You can consult specialized test pages that check for this tracking — for example, security researcher Kenneth White’s lessonslearned.org/sniff. The tech-policy lobby Access has since posted amibeingtracked.com, which goes easier on the jargon but takes an extra click.

Only sites that encrypt the connection between them and your browser can thwart this “header injection.” That includes most email, social media, and financial sites (as well as Yahoo Tech, so your emoji fascination is safe from Verizon’s scrutiny). But if the site you’re visiting doesn’t put that little lock icon in the browser toolbar, and you’re accessing it over Verizon’s wireless network, then it’s tracking you.

In a frequently asked questions page, Verizon says this system lets “select ad technology partners” target ads to “groups of customers … based on demographic and interest based information.”

You can opt out of that demographic and interest-based targeting by logging into your account’s privacy settings on the Web, using the My Verizon app on some phones, or by calling 866-211-0874. But note that this doesn’t stop Verizon from inserting the identifying headers into your Web traffic, it just tells it to not use the data.

Which, as White emphasized in an email, is “broadcast to every site and app service that users visit,” except encrypted connections.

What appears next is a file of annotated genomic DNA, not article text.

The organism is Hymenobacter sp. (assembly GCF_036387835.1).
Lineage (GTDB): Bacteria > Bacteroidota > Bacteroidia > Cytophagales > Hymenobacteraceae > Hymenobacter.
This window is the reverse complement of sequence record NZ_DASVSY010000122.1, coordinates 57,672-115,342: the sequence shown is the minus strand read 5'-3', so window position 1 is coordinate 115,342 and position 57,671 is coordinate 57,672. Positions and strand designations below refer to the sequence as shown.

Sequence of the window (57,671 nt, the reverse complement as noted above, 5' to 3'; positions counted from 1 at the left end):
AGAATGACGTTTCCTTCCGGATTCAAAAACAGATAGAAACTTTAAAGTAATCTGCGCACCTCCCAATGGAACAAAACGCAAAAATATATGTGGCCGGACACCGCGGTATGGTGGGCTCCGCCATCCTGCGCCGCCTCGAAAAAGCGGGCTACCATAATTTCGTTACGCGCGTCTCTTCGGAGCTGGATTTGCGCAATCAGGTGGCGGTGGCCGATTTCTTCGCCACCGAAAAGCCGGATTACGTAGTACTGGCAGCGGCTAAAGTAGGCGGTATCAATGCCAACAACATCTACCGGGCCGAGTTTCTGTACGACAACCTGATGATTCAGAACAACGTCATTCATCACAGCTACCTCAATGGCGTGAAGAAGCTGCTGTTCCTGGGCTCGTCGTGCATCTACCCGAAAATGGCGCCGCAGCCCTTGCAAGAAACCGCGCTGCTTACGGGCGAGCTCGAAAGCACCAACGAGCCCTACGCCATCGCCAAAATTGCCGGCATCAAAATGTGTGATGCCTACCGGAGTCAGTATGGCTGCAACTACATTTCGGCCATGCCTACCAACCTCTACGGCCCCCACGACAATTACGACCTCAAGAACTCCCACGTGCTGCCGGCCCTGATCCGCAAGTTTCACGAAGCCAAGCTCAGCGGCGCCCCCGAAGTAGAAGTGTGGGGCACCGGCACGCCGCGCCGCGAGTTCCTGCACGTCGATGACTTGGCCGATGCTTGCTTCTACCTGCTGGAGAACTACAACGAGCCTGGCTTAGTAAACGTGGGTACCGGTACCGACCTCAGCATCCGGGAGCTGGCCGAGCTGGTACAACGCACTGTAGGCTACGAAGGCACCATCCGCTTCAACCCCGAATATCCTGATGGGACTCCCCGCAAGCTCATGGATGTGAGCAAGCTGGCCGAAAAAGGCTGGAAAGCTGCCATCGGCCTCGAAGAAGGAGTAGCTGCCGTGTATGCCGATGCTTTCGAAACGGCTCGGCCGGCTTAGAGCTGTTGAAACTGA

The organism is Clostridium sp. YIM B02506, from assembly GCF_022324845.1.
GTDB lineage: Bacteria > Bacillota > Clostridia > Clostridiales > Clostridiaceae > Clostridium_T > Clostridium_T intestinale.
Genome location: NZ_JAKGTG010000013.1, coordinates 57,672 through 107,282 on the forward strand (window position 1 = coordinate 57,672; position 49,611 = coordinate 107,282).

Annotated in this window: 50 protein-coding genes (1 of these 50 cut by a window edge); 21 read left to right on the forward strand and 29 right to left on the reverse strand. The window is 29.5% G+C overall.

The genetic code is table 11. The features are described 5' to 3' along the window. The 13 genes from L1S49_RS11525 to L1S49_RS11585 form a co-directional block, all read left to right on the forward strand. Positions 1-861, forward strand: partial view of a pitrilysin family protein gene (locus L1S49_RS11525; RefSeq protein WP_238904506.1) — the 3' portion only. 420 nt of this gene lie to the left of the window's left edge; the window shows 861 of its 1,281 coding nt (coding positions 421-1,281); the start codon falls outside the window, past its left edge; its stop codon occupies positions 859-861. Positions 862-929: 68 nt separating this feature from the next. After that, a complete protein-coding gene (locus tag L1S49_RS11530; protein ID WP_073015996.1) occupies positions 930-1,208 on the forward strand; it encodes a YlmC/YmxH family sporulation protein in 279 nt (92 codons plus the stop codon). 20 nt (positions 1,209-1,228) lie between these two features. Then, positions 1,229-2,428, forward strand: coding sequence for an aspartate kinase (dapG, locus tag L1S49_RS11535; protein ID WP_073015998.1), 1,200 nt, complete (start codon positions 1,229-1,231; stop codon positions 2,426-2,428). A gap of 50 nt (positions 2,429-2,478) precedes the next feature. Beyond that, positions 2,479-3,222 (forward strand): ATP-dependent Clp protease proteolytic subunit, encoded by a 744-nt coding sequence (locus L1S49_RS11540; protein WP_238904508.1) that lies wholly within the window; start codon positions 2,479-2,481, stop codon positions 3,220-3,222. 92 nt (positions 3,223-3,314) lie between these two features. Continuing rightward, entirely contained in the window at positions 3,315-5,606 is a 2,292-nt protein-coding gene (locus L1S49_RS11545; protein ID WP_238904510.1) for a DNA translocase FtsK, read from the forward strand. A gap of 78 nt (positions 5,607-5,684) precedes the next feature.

Verizon says that’s not a risk because its headers change “frequently.” But it won’t say exactly how often they change or by how much.

And as Hoffman-Andrews (mentioned earlier here as a developer of the BlockTogether anti-harassment Twitter app) wrote in that EFF post, it’s trivial to link one header ID to its replacement by using other Web-tracking technologies like cookies.

Everybody else does not do the same thing
White’s site soon revealed that AT&T was also injecting these headers. But AT&T has implemented what it describes as a test of a possible advertising service in a more polite manner.

Although it’s not obvious from that company’s privacy-policy page, you can click a button at an opt-out page (mobileoptout.att.com), and then confirm at White and Access’ test pages that you no longer have tracking headers stapled to your traffic.